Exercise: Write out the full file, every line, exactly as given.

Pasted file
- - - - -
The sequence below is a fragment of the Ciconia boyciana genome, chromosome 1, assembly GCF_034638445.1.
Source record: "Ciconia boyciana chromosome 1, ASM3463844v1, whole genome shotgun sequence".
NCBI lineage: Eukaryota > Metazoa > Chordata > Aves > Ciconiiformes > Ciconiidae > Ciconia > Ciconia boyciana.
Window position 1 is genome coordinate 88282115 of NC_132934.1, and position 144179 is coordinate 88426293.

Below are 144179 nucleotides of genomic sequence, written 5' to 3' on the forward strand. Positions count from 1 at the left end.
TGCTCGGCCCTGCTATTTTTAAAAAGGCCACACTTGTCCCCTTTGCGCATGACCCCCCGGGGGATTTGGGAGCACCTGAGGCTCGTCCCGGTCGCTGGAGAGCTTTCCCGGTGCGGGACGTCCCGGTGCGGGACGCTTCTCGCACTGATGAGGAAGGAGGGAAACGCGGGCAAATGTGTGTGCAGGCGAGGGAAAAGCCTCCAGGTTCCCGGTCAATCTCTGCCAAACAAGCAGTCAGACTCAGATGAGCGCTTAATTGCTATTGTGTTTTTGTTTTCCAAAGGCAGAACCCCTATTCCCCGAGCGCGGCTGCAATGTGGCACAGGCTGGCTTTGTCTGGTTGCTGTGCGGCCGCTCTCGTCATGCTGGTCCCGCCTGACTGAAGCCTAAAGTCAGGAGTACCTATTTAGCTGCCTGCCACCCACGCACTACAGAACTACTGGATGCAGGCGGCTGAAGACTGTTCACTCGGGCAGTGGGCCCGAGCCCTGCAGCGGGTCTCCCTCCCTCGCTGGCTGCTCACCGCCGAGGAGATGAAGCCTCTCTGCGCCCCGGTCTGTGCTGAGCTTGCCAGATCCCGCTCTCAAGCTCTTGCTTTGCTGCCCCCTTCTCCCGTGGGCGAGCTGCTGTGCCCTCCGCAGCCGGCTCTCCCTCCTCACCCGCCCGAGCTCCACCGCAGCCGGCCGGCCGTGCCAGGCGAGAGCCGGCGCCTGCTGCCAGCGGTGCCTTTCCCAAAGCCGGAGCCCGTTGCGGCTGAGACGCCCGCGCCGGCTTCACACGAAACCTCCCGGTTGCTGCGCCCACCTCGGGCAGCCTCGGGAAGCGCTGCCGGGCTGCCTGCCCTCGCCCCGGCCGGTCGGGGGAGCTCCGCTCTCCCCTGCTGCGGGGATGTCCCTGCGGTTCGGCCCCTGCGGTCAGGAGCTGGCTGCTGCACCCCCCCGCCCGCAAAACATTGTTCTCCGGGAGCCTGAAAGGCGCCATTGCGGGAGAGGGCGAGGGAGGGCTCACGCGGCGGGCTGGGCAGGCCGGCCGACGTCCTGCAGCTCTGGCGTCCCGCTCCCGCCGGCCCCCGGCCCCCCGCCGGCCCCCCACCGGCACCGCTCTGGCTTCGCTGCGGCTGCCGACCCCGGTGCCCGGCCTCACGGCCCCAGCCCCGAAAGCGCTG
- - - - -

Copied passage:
The sequence below is a fragment of the Ciconia boyciana genome, chromosome 1, assembly GCF_034638445.1.
Source record: "Ciconia boyciana chromosome 1, ASM3463844v1, whole genome shotgun sequence".
NCBI lineage: Eukaryota > Metazoa > Chordata > Aves > Ciconiiformes > Ciconiidae > Ciconia > Ciconia boyciana.
Window position 1 is genome coordinate 88282115 of NC_132934.1, and position 144179 is coordinate 88426293.

Below are 144179 nucleotides of genomic sequence, written 5' to 3' on the forward strand. Positions count from 1 at the left end.
TGCTCGGCCCTGCTATTTTTAAAAAGGCCACACTTGTCCCCTTTGCGCATGACCCCCCGGGGGATTTGGGAGCACCTGAGGCTCGTCCCGGTCGCTGGAGAGCTTTCCCGGTGCGGGACGTCCCGGTGCGGGACGCTTCTCGCACTGATGAGGAAGGAGGGAAACGCGGGCAAATGTGTGTGCAGGCGAGGGAAAAGCCTCCAGGTTCCCGGTCAATCTCTGCCAAACAAGCAGTCAGACTCAGATGAGCGCTTAATTGCTATTGTGTTTTTGTTTTCCAAAGGCAGAACCCCTATTCCCCGAGCGCGGCTGCAATGTGGCACAGGCTGGCTTTGTCTGGTTGCTGTGCGGCCGCTCTCGTCATGCTGGTCCCGCCTGACTGAAGCCTAAAGTCAGGAGTACCTATTTAGCTGCCTGCCACCCACGCACTACAGAACTACTGGATGCAGGCGGCTGAAGACTGTTCACTCGGGCAGTGGGCCCGAGCCCTGCAGCGGGTCTCCCTCCCTCGCTGGCTGCTCACCGCCGAGGAGATGAAGCCTCTCTGCGCCCCGGTCTGTGCTGAGCTTGCCAGATCCCGCTCTCAAGCTCTTGCTTTGCTGCCCCCTTCTCCCGTGGGCGAGCTGCTGTGCCCTCCGCAGCCGGCTCTCCCTCCTCACCCGCCCGAGCTCCACCGCAGCCGGCCGGCCGTGCCAGGCGAGAGCCGGCGCCTGCTGCCAGCGGTGCCTTTCCCAAAGCCGGAGCCCGTTGCGGCTGAGACGCCCGCGCCGGCTTCACACGAAACCTCCCGGTTGCTGCGCCCACCTCGGGCAGCCTCGGGAAGCGCTGCCGGGCTGCCTGCCCTCGCCCCGGCCGGTCGGGGGAGCTCCGCTCTCCCCTGCTGCGGGGATGTCCCTGCGGTTCGGCCCCTGCGGTCAGGAGCTGGCTGCTGCACCCCCCCGCCCGCAAAACATTGTTCTCCGGGAGCCTGAAAGGCGCCATTGCGGGAGAGGGCGAGGGAGGGCTCACGCGGCGGGCTGGGCAGGCCGGCCGACGTCCTGCAGCTCTGGCGTCCCGCTCCCGCCGGCCCCCGGCCCCCCGCCGGCCCCCCACCGGCACCGCTCTGGCTTCGCTGCGGCTGCCGACCCCGGTGCCCGGCCTCACGGCCCCAGCCCCGAAAGCGCTG